Text scams leveraging IRS's name to steal info have ‘increased exponentially’

The Internal Revenue Service (IRS) published a warning on Wednesday that they have seen a recent increase in IRS-themed scams leveraging the agency’s name to steal financial information. 

The IRS said in a release that it has “identified and reported thousands of fraudulent domains tied to multiple MMS/SMS/text scams (known as smishing) targeting taxpayers.” 

Text scams involving IRS-themed messaged have “increased exponentially,” according to the IRS. In recent months, and especially in the last few weeks, IRS-themed smishing has risen sharply.

IRS Commissioner Chuck Rettig called this phishing “on an industrial scale,” leaving thousands of people at risk of receiving scam messages.

"In recent months, the IRS has reported multiple large-scale smishing campaigns that have delivered thousands — and even hundreds of thousands — of IRS-themed messages in hours or a few days, far exceeding previous levels of activity," Rettig said. 

The scam text messages typically use lures about COVID-19 relief or tax credits. Others seek to help victims set up online IRS accounts. 

The IRS reiterated that it will never send emails or text messages asking for personal information or financial data.

Data from the agency shows that the fall of 2020 is where the marked increase in smishing scams began.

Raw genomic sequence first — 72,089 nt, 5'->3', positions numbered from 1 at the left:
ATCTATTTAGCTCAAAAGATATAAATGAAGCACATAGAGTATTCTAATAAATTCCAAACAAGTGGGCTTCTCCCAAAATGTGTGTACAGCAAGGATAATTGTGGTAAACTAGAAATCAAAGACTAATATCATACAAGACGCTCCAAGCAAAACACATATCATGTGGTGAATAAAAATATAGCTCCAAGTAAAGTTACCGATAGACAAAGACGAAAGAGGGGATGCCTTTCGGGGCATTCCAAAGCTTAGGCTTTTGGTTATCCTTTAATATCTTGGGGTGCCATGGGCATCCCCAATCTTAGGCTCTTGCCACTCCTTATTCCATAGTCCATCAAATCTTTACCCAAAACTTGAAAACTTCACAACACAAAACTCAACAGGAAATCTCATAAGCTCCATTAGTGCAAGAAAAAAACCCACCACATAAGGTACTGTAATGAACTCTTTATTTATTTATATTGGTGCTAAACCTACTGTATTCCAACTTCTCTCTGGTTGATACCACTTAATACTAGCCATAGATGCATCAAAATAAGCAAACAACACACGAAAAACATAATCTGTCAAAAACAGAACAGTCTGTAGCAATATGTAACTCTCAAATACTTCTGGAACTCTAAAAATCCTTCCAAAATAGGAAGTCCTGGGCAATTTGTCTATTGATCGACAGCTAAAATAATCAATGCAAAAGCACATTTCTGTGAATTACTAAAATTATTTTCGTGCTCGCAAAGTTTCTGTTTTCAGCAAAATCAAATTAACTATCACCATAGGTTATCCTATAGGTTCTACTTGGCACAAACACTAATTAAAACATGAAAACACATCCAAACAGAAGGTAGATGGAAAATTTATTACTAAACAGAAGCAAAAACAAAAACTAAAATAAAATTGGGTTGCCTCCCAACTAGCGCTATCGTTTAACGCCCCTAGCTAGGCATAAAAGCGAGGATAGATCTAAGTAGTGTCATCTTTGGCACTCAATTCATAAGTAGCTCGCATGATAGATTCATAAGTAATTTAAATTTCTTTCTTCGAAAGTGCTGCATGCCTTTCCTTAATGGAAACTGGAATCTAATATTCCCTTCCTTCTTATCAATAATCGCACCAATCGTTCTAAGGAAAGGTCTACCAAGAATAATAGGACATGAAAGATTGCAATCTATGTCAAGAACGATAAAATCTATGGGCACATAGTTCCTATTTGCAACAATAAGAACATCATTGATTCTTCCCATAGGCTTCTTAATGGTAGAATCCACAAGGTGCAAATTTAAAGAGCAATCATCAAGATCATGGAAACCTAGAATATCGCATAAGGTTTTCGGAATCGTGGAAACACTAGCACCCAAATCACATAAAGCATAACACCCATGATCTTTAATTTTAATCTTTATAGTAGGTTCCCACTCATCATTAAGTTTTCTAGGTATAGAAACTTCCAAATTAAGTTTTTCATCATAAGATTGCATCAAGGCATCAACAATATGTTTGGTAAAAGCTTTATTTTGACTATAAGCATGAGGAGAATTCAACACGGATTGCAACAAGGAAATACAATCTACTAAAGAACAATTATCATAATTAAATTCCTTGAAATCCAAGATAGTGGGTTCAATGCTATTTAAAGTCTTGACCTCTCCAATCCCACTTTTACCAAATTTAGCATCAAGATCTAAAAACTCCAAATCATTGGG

“While the IRS works to shut down online fraud, criminals are using ever-evolving tactics to cast a wider net and catch more victims, like using algorithms to automatically generate hundreds or even thousands of fraudulent domains,” the IRS said. 

“For example, a recent campaign used just three dozen stolen or bogus email addresses to create over 1,000 fraudulent domains.”

Rettig urged taxpayers and accountants to be wary of IRS-themed scams, adding that anyone can and should report anything fraudulent so they can work to source the scams. 

On Tuesday, the Federal Communications Commission (FCC) began the formal process of taking public comment on ways it can help stop scam messages. 

FCC Chairwoman Jessica Rosenworcel said “the American people are fed up with scam texts, and we need to use every tool we have to do something about it.”

“Recently, scam text messaging has become a growing threat to consumers’ wallets and privacy,” she said. “More can be done to address this growing problem and today we are formally starting an effort to take a serious, comprehensive, and fresh look at our policies for fighting unwanted robotexts.”

The notice of proposed rulemaking floated ideas like requiring mobile wireless providers to block texts at the network level based on a variety of criteria. 

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Jonathan Greig

Jonathan Greig is a Breaking News Reporter at Recorded Future News. Jonathan has worked across the globe as a journalist since 2014. Before moving back to New York City, he worked for news outlets in South Africa, Jordan and Cambodia. He previously covered cybersecurity at ZDNet and TechRepublic.